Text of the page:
Indian Yell:The Heart of an American Insurgency
by Michael Blake, Northland Publishing, Flagstaff, Ariz., 2006, $21.95.
Coming 36 years after the publication of Dee Brown’s monumental Bury My Heart at Wounded Knee, Michael Blake’s Indian Yell offers another soulful, mournful look at America’s attempt to handle the “Indian problem” of the late 1800s. Blake is known more for Western fiction; he wrote the novel and won an Academy Award for his screenplay adaptation of Dances With Wolves. Likewise, the late Dee Brown turned out memorable fiction, although Bury My Heart certainly overshadowed it.
Indian Yell probably won’t make Western fans forget Dances With Wolves or Brown’s masterpieces, but it is a lively and informative read, and Blake reveals much insight into Indian–white relations. Besides, Blake cut his teeth on “underground” and “activism” journalism, so the tragedy of the Indian wars is perfect for his style. Indian Yell opens with the Grattan incident near Fort Laramie that sparked the conflagration between Sioux and whites that would end at Wounded Knee. Between those bookends, Blake briefly chronicles other campaigns and “insurrections”—Sand Creek, Washita, Beecher’s Island and Little Bighorn, among others. This isn’t a milestone history of the Indian wars. Several incidents, such as the Modoc War and Nez Perce flight, are missing. Nor is it a bashing of all things white. Blake has a keen understanding of the 19th-century military, and he’s quite kind to George Custer.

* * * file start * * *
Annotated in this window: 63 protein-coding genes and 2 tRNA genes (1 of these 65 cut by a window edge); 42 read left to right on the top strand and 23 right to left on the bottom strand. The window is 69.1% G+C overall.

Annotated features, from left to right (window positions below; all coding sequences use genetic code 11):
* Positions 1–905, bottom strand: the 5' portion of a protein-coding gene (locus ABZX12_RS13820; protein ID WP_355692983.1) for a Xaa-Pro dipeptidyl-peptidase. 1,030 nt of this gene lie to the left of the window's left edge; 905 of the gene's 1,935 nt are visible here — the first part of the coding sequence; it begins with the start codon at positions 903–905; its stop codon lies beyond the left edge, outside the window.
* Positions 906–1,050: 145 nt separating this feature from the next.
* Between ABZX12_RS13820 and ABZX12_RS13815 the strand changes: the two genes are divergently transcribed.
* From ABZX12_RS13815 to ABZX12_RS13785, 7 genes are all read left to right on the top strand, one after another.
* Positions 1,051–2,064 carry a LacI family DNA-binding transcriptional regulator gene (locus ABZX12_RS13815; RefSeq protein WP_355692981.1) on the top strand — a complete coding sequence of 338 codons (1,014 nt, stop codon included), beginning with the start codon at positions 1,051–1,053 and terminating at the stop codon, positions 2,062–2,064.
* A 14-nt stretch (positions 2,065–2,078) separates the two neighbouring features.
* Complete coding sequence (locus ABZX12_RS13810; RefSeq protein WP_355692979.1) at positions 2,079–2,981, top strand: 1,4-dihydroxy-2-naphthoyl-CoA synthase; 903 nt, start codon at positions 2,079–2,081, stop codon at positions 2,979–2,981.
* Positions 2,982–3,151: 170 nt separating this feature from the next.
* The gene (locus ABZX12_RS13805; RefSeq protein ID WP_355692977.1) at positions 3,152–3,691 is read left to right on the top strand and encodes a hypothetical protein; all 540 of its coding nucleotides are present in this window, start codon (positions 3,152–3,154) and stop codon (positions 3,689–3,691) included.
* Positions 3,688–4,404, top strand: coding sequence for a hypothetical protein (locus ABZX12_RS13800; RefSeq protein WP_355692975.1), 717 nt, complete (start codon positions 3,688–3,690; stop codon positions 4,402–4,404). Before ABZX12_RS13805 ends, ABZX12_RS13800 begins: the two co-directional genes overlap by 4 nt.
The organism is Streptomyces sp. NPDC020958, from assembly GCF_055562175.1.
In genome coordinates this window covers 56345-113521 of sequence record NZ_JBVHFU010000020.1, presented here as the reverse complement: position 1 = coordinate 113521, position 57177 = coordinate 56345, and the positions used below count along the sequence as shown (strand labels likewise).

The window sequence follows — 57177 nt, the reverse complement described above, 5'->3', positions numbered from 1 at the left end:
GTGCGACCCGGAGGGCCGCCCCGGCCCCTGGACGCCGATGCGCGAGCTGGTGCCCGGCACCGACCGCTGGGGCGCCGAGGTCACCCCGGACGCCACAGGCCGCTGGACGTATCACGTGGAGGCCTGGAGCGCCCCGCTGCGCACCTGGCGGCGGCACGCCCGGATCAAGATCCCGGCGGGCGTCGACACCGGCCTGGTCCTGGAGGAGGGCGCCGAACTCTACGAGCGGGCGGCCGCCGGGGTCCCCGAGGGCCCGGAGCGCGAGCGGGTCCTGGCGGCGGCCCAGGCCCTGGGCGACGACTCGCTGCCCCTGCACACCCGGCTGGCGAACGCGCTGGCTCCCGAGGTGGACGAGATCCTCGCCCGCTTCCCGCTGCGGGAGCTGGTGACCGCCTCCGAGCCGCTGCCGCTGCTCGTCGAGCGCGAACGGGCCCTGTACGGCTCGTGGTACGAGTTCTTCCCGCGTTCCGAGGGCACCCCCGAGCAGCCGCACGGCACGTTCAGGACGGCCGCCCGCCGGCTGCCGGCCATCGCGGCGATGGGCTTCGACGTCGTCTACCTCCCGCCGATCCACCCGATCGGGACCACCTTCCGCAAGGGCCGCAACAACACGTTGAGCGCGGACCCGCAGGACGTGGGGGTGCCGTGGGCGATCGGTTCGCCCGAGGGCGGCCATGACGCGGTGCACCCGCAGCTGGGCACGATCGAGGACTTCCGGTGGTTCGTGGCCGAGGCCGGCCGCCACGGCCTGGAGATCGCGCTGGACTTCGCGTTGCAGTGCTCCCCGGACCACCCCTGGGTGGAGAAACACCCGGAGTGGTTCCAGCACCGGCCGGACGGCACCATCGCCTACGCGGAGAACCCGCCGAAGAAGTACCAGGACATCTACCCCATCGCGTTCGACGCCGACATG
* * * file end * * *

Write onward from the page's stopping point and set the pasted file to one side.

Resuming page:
Originally published in the June 2007 issue of Wild West. To subscribe, click here.